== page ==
The boom produces impoverishment. But still more disastrous are its moral ravages. It makes people despondent and dispirited. The more optimistic they were under the illusory prosperity of the boom, the greater is their despair and their feeling of frustration. The individual is always ready to ascribe his good luck to his own efficiency and to take it as a well-deserved reward for his talent, application, and probity. But reverses of fortune he always charges to other people, and most of all to the absurdity of social and political institutions. He does not blame the authorities for having fostered the boom. He reviles them for the inevitable collapse. In the opinion of the public, more inflation and more credit expansion are the only remedy against the evils which inflation and credit expansion have brought about.-Ludwig von Mises
Last week I noted that a broad based strengthening Philippine Peso against major currencies could likely fuel carry trades and arbitrage opportunities ahead that may push the Phisix towards the 10,000 levels.
What this means is that the Philippines (and our ASEAN contemporaries) is likely to lure spread arbitrages or carry trades from US, Japanese, Swiss and European investors or punters that is likely to kick start a foreign stimulated boom in the local assets including those listed on the Philippine Stock Exchange.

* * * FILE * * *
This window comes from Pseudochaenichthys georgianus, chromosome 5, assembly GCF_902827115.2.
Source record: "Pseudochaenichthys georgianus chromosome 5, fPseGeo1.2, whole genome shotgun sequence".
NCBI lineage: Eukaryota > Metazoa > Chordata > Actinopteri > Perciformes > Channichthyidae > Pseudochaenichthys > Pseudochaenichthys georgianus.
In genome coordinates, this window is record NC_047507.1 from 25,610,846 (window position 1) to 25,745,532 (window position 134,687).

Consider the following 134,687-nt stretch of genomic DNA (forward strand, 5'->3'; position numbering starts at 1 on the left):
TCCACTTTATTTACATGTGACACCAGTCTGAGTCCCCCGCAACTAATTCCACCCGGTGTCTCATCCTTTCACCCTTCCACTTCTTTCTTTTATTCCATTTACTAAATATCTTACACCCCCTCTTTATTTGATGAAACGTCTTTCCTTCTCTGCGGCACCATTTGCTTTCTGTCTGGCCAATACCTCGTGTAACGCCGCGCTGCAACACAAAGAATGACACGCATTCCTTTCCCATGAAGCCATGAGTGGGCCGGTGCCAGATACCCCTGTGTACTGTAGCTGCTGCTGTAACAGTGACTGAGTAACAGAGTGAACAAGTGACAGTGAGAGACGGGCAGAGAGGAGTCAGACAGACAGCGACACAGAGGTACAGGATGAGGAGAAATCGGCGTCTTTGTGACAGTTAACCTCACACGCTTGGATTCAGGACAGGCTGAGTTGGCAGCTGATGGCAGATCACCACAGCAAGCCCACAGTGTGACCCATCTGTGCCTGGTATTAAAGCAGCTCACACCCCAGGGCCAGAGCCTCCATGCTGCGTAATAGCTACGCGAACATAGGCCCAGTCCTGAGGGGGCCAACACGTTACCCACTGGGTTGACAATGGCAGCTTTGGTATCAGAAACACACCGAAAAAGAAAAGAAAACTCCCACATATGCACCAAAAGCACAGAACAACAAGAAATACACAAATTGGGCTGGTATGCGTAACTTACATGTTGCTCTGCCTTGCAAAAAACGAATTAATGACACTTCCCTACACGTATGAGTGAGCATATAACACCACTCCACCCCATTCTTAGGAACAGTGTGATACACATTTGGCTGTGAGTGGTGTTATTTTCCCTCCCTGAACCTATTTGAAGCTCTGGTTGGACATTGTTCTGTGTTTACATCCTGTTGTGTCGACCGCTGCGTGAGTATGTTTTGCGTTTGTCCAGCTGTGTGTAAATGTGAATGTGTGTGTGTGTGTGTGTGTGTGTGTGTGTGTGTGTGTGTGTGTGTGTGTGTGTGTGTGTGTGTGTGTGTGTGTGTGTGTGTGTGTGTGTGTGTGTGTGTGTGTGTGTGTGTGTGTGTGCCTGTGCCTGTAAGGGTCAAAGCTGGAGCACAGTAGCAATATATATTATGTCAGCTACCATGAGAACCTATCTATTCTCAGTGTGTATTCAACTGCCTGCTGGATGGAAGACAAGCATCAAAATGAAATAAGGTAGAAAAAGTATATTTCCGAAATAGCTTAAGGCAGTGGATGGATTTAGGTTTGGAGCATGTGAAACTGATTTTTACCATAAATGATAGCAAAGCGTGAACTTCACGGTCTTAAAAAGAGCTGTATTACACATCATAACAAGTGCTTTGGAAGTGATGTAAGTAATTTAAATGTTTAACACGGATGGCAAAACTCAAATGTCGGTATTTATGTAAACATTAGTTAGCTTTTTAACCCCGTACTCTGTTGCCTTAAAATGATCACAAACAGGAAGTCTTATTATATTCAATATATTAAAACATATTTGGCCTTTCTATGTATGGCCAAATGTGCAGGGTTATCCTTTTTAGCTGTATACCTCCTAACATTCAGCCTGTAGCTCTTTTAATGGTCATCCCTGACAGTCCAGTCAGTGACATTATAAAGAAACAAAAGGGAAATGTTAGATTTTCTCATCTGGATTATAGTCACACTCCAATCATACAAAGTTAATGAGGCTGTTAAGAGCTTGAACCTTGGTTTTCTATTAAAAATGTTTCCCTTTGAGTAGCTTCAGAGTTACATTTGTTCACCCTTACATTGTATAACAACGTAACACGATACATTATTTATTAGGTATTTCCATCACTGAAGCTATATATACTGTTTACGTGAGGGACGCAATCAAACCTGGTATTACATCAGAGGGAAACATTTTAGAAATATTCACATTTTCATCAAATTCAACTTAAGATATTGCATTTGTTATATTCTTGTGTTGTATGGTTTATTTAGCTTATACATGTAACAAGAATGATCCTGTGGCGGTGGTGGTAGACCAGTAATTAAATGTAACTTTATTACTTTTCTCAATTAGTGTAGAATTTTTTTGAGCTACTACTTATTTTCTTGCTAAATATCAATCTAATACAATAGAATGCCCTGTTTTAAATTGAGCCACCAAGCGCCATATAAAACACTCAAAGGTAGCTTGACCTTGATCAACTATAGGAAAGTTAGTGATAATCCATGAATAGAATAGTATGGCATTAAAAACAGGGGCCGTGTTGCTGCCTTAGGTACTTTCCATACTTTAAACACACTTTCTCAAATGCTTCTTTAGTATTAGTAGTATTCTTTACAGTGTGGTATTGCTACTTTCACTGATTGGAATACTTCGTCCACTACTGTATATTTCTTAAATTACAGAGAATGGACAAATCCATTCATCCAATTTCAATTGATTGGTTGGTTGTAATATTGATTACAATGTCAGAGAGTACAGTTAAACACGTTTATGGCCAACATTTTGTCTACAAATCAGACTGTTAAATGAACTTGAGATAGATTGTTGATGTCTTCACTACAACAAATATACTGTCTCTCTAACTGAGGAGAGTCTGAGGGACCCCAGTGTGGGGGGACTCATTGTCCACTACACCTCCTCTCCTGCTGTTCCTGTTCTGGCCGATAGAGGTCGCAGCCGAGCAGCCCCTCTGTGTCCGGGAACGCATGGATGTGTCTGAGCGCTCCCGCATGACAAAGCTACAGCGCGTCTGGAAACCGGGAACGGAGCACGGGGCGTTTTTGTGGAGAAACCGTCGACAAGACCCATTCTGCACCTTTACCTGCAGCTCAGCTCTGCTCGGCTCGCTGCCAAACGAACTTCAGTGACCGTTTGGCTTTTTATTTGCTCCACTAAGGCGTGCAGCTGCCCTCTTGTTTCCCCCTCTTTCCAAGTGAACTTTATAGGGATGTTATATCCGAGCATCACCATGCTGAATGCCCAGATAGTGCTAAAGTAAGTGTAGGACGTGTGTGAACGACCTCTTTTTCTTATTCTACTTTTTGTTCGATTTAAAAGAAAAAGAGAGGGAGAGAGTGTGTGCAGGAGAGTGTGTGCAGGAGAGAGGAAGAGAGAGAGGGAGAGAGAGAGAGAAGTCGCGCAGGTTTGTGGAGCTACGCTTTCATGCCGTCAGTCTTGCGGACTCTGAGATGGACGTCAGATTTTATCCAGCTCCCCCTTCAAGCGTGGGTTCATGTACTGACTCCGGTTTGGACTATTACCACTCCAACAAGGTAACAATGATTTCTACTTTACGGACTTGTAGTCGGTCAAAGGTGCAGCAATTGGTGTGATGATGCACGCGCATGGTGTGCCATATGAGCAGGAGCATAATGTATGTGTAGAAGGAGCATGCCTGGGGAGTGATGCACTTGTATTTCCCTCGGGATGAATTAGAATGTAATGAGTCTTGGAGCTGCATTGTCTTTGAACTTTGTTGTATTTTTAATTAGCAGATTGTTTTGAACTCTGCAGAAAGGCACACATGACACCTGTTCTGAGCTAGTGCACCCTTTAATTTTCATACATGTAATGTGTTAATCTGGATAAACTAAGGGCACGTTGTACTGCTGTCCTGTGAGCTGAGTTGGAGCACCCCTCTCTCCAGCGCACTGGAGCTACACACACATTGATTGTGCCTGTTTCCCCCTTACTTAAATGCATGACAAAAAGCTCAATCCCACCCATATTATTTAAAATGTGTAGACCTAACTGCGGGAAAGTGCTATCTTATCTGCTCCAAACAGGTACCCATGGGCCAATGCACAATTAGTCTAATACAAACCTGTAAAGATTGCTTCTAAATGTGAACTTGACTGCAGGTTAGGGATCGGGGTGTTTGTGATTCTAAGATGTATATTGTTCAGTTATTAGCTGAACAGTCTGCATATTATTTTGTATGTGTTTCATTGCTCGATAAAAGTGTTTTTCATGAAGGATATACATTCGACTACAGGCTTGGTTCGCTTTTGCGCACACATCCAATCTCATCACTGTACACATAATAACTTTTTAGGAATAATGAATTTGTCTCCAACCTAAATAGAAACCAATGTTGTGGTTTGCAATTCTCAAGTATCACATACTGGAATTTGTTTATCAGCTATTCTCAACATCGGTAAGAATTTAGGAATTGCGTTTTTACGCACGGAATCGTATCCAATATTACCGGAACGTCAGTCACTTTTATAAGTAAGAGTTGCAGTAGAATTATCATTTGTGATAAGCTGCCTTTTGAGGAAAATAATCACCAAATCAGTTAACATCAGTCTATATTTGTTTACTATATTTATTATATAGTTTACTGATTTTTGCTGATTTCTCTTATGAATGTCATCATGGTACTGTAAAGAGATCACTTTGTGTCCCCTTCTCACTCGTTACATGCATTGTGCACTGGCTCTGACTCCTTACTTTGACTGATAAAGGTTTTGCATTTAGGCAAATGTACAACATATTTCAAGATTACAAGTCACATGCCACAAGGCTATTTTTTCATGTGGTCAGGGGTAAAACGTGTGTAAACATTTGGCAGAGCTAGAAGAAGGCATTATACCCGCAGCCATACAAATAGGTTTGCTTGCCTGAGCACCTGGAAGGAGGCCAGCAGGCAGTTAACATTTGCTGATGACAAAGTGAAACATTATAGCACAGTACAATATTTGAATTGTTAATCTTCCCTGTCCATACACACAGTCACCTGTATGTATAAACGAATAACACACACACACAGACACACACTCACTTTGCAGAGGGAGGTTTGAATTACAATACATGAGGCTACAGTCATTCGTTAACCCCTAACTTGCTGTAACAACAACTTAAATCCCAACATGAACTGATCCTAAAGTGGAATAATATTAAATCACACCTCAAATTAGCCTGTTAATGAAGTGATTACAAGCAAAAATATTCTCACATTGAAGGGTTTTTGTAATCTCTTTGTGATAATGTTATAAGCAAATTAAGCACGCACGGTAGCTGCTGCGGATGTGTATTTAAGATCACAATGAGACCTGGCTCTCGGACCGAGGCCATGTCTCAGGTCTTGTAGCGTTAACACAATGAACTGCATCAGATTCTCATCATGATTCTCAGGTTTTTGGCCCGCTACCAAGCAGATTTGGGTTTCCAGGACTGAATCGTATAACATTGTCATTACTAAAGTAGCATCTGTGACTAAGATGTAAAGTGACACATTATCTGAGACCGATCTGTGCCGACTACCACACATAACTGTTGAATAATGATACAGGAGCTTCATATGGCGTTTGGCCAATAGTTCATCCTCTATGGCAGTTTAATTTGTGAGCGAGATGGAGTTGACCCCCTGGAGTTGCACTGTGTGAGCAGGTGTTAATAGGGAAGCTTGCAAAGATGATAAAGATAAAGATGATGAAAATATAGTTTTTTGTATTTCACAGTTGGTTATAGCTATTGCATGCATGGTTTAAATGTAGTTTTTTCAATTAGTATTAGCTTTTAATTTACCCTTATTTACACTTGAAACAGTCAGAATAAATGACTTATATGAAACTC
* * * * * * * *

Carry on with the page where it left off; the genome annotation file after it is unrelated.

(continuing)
It has barely been a week since I penned this observation. However today’s news headlines seem to provide clues in the direction which may confirm my long held thesis.
The headline says that Japanese investors are bullish the Philippines and would likely commit more investments.
In a survey, JETRO, the Japanese government’s trade and investment outfit, said that the Philippines has the ‘the least problematic’ factors for investments among ASEAN neighbors. And this would serve as the impetus for Japanese investments.
Rationalization Process of the Reflexivity Theory
First of all, I would say that this represents the rationalization phase of the current bullmarket.
By rationalization, I mean that price signaling channel exerts influence to the real world (or economic) developments, which at present, are being extrapolated with rose colored glasses. And developments in the real world eventually reinforces the thrust to further bid up of stock market prices paving way to a reflexive feedback loop or the reflexivity theory at work.
Writes the Billionaire (and crony) George Soros,
The underlying trend influences the participants' perceptions through the cognitive function; the resulting change in perceptions affects the situation through the participating function. In the case of the stock market, the primary impact is on stock prices. The change in stock prices may, in turn, affect both the participants' bias and the underlying trend.
The essence of the reflexivity theory is the dynamics of the bubble psychology as reflected on people’s expectations and their consequent actions expressed through the price mechanism and through real world actions.
Going back to the politically colored Pollyannaish article, it has been rightly pointed out that the wide scale dislocation or disruption from Japan’s total shutdown of the entire nuclear power industry (except for the two remaining plants), which has been prompted for by last year’s catastrophic earthquake-tsunami disaster, has served as one of the primary reasons for their proposed investments here.